Seeking a way to stimulate antitumour responses via the immune system researchers from the Norris Cotton Cancer Center at Dartmouth have identified the precise temperature that results in a distinct body-wide antitumour immune response that resists metastatic disease. The team used mild hyperthermia to treat an identified tumour prior to surgery, the data findings show excellent promise to strengthen antitumour response and help stop metastatic disease. The study is published in the journal Nanomedicine: Nanotechnology, Biology and Medicine.
Among the many options for cancer treatment pursued by science, immunotherapy is a contemporary focus state the team. The immune system recognizes and usually eliminates small tumours, but other tumours become clinical problems and are known to block the antitumour tendencies with a natural system for immunosuppression.
Previous studies have shown how to reverse this tumour-mediated immunosuppression. In addition phagocytes, which are key actors in immunosuppression and immunostimulation and that quickly take up nanoparticles, have provided options for new strategies. The current study done in mice with a melanoma tumour model, began with inserting iron nanoparticles directly into the tumours while applying an alternating magnetic field to heat the nanoparticles evenly and at precise temperatures.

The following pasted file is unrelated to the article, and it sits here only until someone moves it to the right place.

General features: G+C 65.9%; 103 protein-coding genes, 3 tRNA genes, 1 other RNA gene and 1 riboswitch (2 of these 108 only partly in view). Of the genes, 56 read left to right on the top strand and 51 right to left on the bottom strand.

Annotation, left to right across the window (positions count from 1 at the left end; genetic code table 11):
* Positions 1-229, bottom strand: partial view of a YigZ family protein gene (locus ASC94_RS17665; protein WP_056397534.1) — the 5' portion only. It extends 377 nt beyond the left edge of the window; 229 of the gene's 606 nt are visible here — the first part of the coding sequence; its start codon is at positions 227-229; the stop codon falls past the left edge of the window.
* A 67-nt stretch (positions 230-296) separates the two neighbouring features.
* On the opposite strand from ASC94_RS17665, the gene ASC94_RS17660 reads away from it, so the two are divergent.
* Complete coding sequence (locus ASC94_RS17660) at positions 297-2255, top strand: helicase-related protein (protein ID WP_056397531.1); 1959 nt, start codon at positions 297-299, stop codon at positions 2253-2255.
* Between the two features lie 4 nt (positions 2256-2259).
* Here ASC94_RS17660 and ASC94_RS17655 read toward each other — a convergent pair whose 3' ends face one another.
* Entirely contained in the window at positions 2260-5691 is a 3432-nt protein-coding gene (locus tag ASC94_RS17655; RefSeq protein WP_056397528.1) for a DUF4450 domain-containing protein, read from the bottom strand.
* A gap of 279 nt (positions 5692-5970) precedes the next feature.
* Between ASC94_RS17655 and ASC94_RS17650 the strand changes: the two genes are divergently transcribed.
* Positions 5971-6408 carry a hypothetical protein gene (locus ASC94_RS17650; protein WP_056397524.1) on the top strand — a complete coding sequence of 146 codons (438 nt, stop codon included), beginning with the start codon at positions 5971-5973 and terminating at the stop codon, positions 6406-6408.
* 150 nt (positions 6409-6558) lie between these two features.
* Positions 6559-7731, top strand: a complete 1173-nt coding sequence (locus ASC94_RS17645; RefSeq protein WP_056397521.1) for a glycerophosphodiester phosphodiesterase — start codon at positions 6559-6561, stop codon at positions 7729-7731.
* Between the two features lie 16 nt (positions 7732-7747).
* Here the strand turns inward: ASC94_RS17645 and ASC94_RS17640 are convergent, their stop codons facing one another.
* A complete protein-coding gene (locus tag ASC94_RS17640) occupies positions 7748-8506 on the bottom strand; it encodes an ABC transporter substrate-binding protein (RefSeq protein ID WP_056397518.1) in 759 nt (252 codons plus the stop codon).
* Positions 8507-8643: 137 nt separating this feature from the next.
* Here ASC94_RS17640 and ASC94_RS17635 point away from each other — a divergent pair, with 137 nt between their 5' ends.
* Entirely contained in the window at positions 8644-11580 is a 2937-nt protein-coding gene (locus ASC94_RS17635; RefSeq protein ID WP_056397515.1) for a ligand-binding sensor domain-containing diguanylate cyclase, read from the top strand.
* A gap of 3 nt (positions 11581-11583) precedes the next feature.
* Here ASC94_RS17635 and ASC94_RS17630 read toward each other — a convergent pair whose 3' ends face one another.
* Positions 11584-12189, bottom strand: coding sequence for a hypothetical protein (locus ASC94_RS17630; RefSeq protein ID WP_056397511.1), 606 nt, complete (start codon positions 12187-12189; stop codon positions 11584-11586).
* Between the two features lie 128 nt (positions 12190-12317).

The team explain that while it’s easy to apply enough heat to destroy the tumour, that sort of thermal ablation does not have the desired result to stimulate a systemic immune response to eliminate metastatic disease. Looking at temperature variables the researchers learned that at precisely 43 degrees centigrade, the systemic immune response goes into action. The current study showed that doing this safely is a potent treatment approach that can stimulate the immune system to fight untreated metastatic tumours.
The team now look forward to joint studies testing the systemic immune response to nanoparticle treatment in dogs with melanoma. As in humans, melanoma is frequently metastatic and fatal for dogs. If the systemic immune response can be shown to prevent metastatic disease in dogs, it will be ready to develop for human clinical trials.